He gave a pep talk for true believers of the right in 2013, saying "Whatever you want to label it – the conservative movement, libertarianism, or, as I describe myself, a free-market enthusiast – the philosophy is one borne of bold ideas, enthusiasm and optimism, not doomsday prophecy, complacency or defeatism." But he also stressed that libertarian does not equal Republican and vowed to open up the pages to more views across the spectrum.
At the LA Weekly, Calle told the LA Times, the editorial bent won't change right away and he said, "LA Weekly has the ability to be the cultural center of the community....I just have such a reverence for what LA Weekly is and what it does.” Not so much for those who do it, apparently. The Weekly's dozen editorial staffers will be losing their jobs, the LAT story says, though Calle said he hopes to re-hire some of them.
The OC Weekly, which remains left-leaning and regularly skirmishes with the Register, calls Calle "one of Orange County's scariest people." From a piece by OC Weekly managing editor Nick Schou:
While the true nature of LA Weekly's new ownership remains unclear, the fact that Calle has been picked to head up the newspaper bodes ill for anyone who cares about the city of Los Angeles or its journalism. The paper has already suffered from years of decline under its previous owners, Voice Media Group, previously Village Voice Media and originally New Times...
Back to Calle. He's 37 and looks nice in a suit. (One can almost imagine him showing up for his first day on the job in a starched shirt and bow tie with a copy of Atlas Shrugged under his arm). For the Register, he's written a seemingly endless screed of libertarian-slanted editorials, which, as is typical with libertarian politics, occasionally promote policies (like ending the prohibition of marijuana) that are completely reasonable and half of which are ideological tripe (charter schools will save our youth, etc.) But beyond that, and despite a dubious stint as a Chapman University journalism professor, he has almost no actual journalism experience, nor any connection whatsoever to Los Angeles.
Well, he did go to USC, serves on the alumni association board, and got an M.A. in communications from Cal State LA. He has a show on talk radio KABC 790 and was formerly at the Claremont Institute. Calle's Twitter feed. The marijuana editorials in his past are interesting given that the only person known to be part of Semanal Media, the shadowy buyer of the LA Weekly, is a lawyer for medical marijuana interests. It's hard to imagine the LA Weekly could ever write more about pot than it already does, but maybe the new owners just want a certain slant.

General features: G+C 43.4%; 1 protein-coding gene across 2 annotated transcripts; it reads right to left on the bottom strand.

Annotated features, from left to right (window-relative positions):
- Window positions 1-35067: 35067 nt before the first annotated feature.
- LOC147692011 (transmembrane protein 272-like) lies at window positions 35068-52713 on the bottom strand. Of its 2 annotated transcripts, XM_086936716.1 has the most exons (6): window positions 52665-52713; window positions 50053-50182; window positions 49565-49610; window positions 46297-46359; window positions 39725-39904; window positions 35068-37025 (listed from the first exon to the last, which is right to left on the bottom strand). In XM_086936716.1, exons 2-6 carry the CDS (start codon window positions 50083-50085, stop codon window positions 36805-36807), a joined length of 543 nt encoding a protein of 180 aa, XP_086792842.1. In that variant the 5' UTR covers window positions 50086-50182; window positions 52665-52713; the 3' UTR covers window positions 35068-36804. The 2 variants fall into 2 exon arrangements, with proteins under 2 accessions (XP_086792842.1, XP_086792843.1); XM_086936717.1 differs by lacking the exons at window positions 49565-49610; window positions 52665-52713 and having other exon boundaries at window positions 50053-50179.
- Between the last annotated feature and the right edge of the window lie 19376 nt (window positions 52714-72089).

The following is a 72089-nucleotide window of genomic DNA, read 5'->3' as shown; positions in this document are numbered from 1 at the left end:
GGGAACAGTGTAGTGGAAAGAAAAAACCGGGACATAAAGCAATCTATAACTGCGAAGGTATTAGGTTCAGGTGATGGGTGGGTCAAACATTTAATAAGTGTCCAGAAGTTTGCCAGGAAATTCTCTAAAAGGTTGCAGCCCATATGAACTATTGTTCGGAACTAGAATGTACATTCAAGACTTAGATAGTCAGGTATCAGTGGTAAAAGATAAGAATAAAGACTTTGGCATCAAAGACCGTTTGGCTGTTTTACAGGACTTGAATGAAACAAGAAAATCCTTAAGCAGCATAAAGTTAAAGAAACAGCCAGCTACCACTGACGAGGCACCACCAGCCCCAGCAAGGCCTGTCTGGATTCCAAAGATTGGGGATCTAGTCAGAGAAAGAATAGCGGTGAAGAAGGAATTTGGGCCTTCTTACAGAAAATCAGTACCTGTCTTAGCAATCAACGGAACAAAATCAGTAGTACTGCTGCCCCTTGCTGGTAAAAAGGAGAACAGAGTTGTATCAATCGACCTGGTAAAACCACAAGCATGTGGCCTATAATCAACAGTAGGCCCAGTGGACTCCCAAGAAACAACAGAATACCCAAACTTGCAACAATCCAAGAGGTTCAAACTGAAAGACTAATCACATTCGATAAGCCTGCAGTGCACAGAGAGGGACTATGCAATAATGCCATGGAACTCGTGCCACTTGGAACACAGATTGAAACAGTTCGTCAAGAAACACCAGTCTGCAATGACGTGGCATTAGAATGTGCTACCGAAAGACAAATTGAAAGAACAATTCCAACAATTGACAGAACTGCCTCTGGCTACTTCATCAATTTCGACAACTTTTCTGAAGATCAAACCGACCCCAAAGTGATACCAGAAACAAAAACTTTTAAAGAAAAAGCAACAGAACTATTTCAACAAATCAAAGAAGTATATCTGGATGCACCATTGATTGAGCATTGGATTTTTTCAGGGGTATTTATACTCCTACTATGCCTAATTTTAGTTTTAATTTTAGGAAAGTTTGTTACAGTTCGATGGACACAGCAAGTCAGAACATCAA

Gal Gadot flexes her cloutHere's how it works when the system is working. Gal Gadot, the star of the breakout hit "Wonder Woman," has a lot of new power as a box office draw. She is in line to do the WW sequel, but she has reportedly made it known she won't be back while Hollywood creep Brett Ratner's company still has a financing deal with Warner Bros to share in the profits.
"She’s tough and stands by her principles," a Warners' "insider" told Page Six. "She also knows the best way to hit people like Brett Ratner is in the wallet. She also knows that Warner Bros. has to side with her on this issue as it develops." The LA Times reported on Nov. 1 that six women, including actresses Natasha Henstridge and Olivia Munn, were accusing Ratner of sexual harassment or other misconduct. Then last week, actress Ellen Page posted on Facebook that, when she was 18 and meeting the cast and crew of "X-Men: The Last Stand," Ratner gestured to Page and told a woman on the film “You should fuck her to make her realize she’s gay." At the time, Page was not out to Ratner or anyone else. "I was a young adult who had not yet come out to myself," she posted. Actress Anna Paquin tweeted over the weekend that she was there and backs Page's account.
The hits keep coming. Variety's Gene Maddaus reports that New Line Cinema received a sexual harassment complaint about Ratner more than a decade ago and did nothing. Ratner denies through his lawyer doing anything bad to anybody ever.... Jeremy Piven also denies any accusations, and George Takei.